On May 25, Berkeley Lab and Biosciences Area leadership officially welcomed the EcoPOD to its home at Potter Street in West Berkeley. The Lab’s Deputy Director for Research Horst Simon and Associate Laboratory Director for Biosciences Mary Maxon opened the doors of the EcoPOD after Maxon cut the ceremonial ribbon.More »
Scientists and engineers from Berkeley Lab teamed up to create the EcoPOD, a unique platform that can be used to study all aspects of self-contained environments with unprecedented precision and control. Essentially a high-tech growing chamber, the EcoPOD is about the size of a Mini Cooper perched on one end, which allows plants to be grown under highly controlled conditions. The EcoPOD was developed to be able to study the interactions between plant biology, soil, and the atmosphere.More »
N. Louise Glass, a senior faculty scientist in the Environmental Genomics and Systems Biology Division and professor in UC Berkeley’s Department of Plant & Microbial Biology, has been elected into the National Academy of Sciences (NAS) alongside 119 other distinguished new members and 30 international members.More »
Anaerobic fungi, which die in the presence of oxygen, thrive in herbivore guts and help them digest their host’s last leafy meal. In their evolutionary history, these fungi branched off early from aerobic fungi, which can breathe oxygen — just like we do. Oxygen is a rich source of energy, and because anaerobic fungi can’t harness it, scientists long held that these fungi don’t have the energy to make complex compounds called natural products. Yet, analyzing the genomes and genome products of four anaerobic fungal species has revealed that this group is unexpectedly powerful: they can whip up dozens of complex natural products, including new ones. The work was partly enabled by the “Facilities Integrating Collaborations for User Science” (FICUS) collaborative science initiative between the JGI and the Environmental Molecular Sciences Laboratory. Read the full science highlight on the JGI website.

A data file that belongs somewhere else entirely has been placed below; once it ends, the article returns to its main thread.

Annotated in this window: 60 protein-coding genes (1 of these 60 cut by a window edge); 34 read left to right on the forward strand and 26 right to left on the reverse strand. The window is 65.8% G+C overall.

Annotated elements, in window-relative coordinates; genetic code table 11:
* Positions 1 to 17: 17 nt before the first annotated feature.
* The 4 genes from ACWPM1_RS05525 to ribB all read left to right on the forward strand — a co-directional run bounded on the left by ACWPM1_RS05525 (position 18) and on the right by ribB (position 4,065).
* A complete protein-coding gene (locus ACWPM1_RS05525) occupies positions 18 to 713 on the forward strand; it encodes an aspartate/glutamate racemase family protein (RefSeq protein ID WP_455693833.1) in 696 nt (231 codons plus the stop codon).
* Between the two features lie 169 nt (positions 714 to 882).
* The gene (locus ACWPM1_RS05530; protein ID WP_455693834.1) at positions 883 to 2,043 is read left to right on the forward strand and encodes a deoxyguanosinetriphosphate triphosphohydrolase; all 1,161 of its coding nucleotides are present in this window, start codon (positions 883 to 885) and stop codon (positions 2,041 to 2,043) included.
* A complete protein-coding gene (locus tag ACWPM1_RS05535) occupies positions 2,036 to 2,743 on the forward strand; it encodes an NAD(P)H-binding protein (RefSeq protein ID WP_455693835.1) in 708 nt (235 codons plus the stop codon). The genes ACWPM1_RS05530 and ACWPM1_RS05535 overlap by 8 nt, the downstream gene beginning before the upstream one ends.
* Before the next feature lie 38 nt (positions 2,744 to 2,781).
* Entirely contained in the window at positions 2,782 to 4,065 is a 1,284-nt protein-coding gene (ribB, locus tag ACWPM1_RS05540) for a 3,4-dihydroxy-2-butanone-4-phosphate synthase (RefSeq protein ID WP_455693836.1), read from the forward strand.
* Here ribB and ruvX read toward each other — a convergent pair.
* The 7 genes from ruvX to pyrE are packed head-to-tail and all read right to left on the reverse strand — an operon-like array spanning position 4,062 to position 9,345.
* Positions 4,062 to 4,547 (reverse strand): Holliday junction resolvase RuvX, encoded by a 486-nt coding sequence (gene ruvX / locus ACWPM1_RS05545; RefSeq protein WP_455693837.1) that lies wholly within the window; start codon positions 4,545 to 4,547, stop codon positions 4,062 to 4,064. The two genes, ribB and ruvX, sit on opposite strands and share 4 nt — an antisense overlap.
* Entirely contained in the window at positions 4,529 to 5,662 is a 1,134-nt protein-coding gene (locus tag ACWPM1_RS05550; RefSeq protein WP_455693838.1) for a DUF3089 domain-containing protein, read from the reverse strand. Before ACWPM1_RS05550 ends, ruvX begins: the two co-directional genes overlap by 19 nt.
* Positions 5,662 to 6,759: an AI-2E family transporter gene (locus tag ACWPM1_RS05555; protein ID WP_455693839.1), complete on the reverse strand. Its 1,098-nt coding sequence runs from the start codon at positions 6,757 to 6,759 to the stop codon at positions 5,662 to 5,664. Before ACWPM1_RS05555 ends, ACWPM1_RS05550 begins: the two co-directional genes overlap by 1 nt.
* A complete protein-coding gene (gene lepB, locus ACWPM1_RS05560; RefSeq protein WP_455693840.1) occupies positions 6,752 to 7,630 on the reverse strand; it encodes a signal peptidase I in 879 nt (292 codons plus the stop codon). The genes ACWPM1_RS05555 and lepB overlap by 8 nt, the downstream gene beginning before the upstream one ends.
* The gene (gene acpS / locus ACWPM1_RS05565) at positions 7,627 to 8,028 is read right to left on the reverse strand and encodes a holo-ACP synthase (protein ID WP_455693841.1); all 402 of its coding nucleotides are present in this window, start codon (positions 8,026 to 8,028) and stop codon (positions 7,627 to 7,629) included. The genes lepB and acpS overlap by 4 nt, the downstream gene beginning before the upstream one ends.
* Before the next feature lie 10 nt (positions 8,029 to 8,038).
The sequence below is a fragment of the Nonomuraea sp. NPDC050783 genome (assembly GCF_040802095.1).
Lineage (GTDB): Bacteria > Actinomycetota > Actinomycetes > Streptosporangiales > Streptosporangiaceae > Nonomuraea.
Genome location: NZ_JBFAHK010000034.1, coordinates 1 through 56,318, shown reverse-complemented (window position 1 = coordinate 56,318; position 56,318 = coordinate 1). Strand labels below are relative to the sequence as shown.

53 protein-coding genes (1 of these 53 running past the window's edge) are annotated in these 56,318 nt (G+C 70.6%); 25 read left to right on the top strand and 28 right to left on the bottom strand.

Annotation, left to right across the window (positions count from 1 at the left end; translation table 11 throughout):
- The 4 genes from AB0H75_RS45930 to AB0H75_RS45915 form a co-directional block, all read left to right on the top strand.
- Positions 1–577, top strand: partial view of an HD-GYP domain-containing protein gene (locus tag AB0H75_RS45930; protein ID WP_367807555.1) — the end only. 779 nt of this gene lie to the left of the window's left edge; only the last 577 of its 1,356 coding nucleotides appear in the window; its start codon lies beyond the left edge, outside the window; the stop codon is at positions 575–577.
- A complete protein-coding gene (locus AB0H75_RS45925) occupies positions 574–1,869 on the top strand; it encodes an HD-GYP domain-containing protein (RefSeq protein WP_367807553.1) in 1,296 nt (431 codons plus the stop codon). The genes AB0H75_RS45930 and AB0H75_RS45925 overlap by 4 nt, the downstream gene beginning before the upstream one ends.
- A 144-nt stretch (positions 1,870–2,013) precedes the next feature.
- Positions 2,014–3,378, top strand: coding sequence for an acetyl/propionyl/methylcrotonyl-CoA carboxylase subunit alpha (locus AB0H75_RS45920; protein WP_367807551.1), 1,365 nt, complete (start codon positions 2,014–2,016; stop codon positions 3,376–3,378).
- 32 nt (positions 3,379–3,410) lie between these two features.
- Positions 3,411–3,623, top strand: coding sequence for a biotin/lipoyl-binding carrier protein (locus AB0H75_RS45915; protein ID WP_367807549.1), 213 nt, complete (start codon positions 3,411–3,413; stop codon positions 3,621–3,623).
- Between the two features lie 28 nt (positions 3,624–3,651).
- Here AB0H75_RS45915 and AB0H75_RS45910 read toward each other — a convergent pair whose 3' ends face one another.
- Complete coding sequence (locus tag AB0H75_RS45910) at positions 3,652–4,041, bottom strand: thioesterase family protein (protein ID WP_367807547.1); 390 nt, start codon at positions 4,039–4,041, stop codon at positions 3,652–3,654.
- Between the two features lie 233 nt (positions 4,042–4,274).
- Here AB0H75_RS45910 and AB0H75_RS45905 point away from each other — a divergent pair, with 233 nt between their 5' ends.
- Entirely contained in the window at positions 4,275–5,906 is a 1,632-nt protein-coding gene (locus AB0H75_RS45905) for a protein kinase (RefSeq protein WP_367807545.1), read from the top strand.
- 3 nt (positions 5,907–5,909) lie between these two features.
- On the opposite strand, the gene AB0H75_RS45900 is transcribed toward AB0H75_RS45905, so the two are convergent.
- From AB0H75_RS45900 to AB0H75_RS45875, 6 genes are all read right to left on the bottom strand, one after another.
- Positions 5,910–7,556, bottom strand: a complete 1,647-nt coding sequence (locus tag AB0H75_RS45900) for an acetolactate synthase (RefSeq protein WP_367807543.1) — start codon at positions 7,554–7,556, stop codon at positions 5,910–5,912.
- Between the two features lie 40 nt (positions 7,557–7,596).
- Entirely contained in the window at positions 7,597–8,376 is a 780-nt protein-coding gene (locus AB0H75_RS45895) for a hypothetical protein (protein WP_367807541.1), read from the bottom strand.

A team at the Berkeley Lab explored the genetic basis and physical mechanisms of tailocins, bizarre protein nanomachines produced by bacteria to kill their rivals under stressful conditions. These topics, and tailocins as a whole, have spurred the interest of microbiome researchers as well as those interested in pursuing alternatives to traditional antibiotics.More »